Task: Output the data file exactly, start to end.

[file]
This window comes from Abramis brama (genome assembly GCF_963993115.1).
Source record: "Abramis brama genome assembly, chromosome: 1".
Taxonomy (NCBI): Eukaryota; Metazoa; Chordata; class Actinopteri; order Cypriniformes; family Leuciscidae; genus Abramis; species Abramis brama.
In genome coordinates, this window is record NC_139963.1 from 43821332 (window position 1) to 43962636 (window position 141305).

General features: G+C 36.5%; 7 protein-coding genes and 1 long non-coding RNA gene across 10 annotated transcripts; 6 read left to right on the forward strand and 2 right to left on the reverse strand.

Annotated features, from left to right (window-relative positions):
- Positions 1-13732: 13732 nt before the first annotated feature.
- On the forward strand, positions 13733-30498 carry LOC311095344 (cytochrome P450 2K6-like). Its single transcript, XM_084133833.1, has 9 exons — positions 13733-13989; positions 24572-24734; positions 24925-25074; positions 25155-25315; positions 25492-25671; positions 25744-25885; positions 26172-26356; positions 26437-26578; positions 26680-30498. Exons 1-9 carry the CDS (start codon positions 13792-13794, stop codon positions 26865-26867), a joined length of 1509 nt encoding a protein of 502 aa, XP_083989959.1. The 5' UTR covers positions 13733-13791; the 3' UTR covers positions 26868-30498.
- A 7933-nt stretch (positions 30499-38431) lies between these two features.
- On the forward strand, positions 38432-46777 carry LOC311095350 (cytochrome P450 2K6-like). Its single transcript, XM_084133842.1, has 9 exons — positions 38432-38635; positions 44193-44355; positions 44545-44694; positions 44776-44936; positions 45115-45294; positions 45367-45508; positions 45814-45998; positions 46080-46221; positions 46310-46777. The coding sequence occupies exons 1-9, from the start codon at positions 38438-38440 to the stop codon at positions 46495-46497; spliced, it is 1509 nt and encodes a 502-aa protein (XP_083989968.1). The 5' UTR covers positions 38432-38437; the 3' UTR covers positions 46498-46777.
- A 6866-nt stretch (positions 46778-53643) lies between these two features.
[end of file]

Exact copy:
This window comes from Abramis brama (genome assembly GCF_963993115.1).
Source record: "Abramis brama genome assembly, chromosome: 1".
Taxonomy (NCBI): Eukaryota; Metazoa; Chordata; class Actinopteri; order Cypriniformes; family Leuciscidae; genus Abramis; species Abramis brama.
In genome coordinates, this window is record NC_139963.1 from 43821332 (window position 1) to 43962636 (window position 141305).

General features: G+C 36.5%; 7 protein-coding genes and 1 long non-coding RNA gene across 10 annotated transcripts; 6 read left to right on the forward strand and 2 right to left on the reverse strand.

Annotated features, from left to right (window-relative positions):
- Positions 1-13732: 13732 nt before the first annotated feature.
- On the forward strand, positions 13733-30498 carry LOC311095344 (cytochrome P450 2K6-like). Its single transcript, XM_084133833.1, has 9 exons — positions 13733-13989; positions 24572-24734; positions 24925-25074; positions 25155-25315; positions 25492-25671; positions 25744-25885; positions 26172-26356; positions 26437-26578; positions 26680-30498. Exons 1-9 carry the CDS (start codon positions 13792-13794, stop codon positions 26865-26867), a joined length of 1509 nt encoding a protein of 502 aa, XP_083989959.1. The 5' UTR covers positions 13733-13791; the 3' UTR covers positions 26868-30498.
- A 7933-nt stretch (positions 30499-38431) lies between these two features.
- On the forward strand, positions 38432-46777 carry LOC311095350 (cytochrome P450 2K6-like). Its single transcript, XM_084133842.1, has 9 exons — positions 38432-38635; positions 44193-44355; positions 44545-44694; positions 44776-44936; positions 45115-45294; positions 45367-45508; positions 45814-45998; positions 46080-46221; positions 46310-46777. The coding sequence occupies exons 1-9, from the start codon at positions 38438-38440 to the stop codon at positions 46495-46497; spliced, it is 1509 nt and encodes a 502-aa protein (XP_083989968.1). The 5' UTR covers positions 38432-38437; the 3' UTR covers positions 46498-46777.
- A 6866-nt stretch (positions 46778-53643) lies between these two features.